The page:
What happens if you have an ‘invisible’ or internal difficulty or disability (diagnosed or not)?

If you don’t understand it, you may think the person is strange, lazy, weird, naughty, attention seeking or weak……… and needs disciplining.

How does that feel?

Disciplining you, for your mental or psychological health difficulties, that somehow you can discipline difficulties out of people.

That makes me feel angry.

Imagine this, you are very fidgety, a new person has come into the classroom you do not know, you are on edge, frightened even. You begin to rock on your chair, you can’t stop, who are they, what are they going to do? You receive a detention for not sitting still…….for being annoying.

You are anxious, worried, scared – the answer – discipline!

Trauma, attachment, loss, depression, mental health difficulties are not understood in schools (or not enough).

That makes me feel at a loss, powerless and out of control – the answer– tell people, I am angry, and if you are going through the same, I get it and you.

I channel my anger by campaigning (when I can).

Imagine you look at your school planner, it is littered with negative notes. I wonder how that feels to look at it.

For many children they would ‘say’ you are:

  • Bad
  • Naughty
  • Not worthwhile
  • Confirms your already very negative self view
  • Your self esteem takes another knock
  • You self confidence is ‘shot at’

School and society needs to have a clearer understanding of the impact of difficult starts, attachment and the impact of multiple losses.

I understand schools need behavioural policies, need to help children understand the consequences of their actions, need to help them be valuable members of society and I support teachers and schools (having worked in one for 10 years). It’s hard.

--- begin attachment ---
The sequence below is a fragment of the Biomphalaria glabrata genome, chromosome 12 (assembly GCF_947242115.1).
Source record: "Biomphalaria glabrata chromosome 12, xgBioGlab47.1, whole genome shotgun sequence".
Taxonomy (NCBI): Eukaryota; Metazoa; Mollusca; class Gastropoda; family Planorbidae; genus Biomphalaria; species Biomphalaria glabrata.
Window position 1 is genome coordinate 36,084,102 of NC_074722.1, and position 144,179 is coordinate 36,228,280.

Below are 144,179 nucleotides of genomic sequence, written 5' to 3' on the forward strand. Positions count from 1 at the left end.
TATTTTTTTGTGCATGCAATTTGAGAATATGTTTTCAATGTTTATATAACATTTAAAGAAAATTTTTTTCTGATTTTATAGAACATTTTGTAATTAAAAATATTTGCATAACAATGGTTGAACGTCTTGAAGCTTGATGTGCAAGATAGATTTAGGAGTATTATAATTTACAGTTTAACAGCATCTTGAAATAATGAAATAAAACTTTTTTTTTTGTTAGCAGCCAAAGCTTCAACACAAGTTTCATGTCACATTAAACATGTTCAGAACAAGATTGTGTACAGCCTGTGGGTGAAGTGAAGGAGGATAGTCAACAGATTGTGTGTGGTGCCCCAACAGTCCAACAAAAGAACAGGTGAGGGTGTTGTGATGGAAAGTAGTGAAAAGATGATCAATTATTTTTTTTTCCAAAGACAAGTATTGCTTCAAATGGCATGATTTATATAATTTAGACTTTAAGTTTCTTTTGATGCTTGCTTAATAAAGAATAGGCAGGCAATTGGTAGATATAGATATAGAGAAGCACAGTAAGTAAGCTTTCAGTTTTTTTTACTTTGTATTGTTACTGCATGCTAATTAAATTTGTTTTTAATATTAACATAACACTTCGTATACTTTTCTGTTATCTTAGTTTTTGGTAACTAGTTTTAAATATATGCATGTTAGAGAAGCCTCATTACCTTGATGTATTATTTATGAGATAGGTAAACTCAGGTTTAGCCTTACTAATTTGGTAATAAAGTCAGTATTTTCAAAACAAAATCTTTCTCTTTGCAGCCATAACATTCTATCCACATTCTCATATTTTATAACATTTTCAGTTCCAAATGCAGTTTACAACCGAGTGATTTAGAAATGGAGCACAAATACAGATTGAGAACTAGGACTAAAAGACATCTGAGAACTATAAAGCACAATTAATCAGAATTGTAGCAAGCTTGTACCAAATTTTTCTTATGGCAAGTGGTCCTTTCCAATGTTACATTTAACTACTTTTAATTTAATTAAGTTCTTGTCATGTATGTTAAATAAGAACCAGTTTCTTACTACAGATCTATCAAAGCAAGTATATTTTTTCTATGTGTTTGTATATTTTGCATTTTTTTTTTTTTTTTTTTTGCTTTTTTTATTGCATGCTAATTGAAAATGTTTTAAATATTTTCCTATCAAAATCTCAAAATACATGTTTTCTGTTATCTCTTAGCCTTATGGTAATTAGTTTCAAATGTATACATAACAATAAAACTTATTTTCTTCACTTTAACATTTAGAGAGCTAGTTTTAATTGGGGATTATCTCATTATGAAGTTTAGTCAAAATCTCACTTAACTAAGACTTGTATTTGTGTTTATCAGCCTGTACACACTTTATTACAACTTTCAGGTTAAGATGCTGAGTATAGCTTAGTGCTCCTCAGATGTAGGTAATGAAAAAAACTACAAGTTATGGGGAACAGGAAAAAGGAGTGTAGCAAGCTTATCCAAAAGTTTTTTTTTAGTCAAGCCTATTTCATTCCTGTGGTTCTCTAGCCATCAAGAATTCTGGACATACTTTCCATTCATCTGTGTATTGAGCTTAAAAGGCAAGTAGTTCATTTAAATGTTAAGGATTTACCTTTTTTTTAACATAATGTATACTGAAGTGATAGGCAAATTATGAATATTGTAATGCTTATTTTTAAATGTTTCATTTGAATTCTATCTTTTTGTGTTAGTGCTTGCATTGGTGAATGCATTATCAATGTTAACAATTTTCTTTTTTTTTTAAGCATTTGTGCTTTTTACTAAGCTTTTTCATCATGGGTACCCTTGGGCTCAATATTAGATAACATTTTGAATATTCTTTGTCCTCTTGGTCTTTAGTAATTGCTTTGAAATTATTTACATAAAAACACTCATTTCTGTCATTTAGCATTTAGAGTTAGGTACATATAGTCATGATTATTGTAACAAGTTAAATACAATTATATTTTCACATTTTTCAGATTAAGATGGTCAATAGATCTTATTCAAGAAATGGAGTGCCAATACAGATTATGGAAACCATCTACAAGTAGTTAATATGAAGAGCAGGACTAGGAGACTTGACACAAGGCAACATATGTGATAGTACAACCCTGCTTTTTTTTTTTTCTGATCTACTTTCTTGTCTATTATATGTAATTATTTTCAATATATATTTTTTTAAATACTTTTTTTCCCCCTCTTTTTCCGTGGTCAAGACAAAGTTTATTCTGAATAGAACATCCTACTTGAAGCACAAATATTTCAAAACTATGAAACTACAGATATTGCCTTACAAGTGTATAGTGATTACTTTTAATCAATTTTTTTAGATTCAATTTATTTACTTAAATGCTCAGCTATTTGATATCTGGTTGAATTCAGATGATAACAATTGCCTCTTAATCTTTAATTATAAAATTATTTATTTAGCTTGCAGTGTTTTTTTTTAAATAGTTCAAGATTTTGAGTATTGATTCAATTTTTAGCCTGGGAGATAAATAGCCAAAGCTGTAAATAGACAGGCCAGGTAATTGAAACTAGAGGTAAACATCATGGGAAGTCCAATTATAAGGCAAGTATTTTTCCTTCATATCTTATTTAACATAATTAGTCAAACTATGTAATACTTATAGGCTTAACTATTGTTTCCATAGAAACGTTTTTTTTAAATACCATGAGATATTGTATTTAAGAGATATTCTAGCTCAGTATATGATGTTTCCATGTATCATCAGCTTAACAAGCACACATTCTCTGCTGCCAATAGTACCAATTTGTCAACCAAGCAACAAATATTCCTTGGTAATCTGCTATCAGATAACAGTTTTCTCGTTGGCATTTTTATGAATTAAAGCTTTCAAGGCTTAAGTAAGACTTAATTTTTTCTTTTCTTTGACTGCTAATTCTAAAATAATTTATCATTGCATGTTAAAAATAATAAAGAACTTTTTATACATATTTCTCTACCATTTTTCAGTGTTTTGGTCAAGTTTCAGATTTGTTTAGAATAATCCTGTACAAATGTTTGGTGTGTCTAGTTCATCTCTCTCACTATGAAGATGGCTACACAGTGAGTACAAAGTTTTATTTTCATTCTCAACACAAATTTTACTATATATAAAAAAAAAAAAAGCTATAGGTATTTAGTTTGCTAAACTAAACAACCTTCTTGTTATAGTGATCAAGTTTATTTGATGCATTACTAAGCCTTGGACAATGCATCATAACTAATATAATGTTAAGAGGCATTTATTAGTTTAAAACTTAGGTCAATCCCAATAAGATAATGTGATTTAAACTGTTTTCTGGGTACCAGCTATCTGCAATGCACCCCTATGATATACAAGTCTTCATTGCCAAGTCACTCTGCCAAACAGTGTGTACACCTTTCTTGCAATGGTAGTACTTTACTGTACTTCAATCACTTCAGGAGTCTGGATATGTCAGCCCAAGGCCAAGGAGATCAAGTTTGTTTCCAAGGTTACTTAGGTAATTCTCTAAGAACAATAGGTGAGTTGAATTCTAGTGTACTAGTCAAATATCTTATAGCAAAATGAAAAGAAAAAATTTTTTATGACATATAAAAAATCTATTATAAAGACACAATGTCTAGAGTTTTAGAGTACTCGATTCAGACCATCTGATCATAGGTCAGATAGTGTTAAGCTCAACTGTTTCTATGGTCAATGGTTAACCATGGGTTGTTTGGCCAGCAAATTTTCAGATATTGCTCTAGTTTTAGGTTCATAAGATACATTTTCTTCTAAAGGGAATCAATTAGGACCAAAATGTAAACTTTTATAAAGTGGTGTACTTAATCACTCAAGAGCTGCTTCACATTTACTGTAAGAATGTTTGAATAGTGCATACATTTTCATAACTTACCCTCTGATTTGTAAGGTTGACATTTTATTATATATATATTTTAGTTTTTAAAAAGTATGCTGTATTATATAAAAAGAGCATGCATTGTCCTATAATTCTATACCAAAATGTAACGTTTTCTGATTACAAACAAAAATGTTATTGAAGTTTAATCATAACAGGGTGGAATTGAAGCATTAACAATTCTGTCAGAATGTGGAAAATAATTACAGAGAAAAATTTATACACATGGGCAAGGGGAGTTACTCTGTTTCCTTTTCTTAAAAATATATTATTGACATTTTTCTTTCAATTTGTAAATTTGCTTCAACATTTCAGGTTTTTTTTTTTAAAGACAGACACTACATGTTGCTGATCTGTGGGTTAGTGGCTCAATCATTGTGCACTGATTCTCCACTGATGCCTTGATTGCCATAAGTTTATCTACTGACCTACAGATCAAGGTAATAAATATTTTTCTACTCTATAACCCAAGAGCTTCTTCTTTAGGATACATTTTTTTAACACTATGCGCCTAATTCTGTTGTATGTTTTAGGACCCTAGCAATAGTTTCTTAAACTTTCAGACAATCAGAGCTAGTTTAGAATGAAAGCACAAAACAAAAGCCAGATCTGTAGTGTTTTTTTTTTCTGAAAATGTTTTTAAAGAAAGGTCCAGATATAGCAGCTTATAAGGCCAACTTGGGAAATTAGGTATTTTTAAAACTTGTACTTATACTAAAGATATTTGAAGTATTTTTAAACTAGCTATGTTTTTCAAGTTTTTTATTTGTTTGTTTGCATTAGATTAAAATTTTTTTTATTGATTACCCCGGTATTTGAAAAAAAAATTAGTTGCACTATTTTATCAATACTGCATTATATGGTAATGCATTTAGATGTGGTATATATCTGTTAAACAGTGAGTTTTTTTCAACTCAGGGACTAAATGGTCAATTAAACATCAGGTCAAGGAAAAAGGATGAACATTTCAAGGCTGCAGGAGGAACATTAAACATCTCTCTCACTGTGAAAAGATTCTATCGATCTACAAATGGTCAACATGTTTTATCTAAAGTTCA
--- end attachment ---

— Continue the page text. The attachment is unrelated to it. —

Schools (and society) need to know that you CANNOT discipline psychological and mental health problems out of children. Kindness, understanding and forethought about handling anxiety, trauma and loss are needed.

Detention, Isolation, On-Report – think carefully about those words what do they remind you of?

They remind me of Prison!

Kindness and Understanding are the key.

If any of this resonates with you from any angle you can come along to my new support group in Acomb, York, there are links below.

Have a peaceful weekend
Juliet x


Facebook Event

What if?!

With just one to week until the brand new Parent Support group in Acomb, York, I am really looking forward to meeting you.

There are quite a few parent support groups out there but many of them are for a specific reason such as parents with a child with a disability or particular need etc.

What if you just want some support with parenting?

What if you just want to talk to other parents because you find parenting bloomin’ hard?

What if you are unsure about what support you need?

What if your child or children are in secondary school and you have lost touch a bit?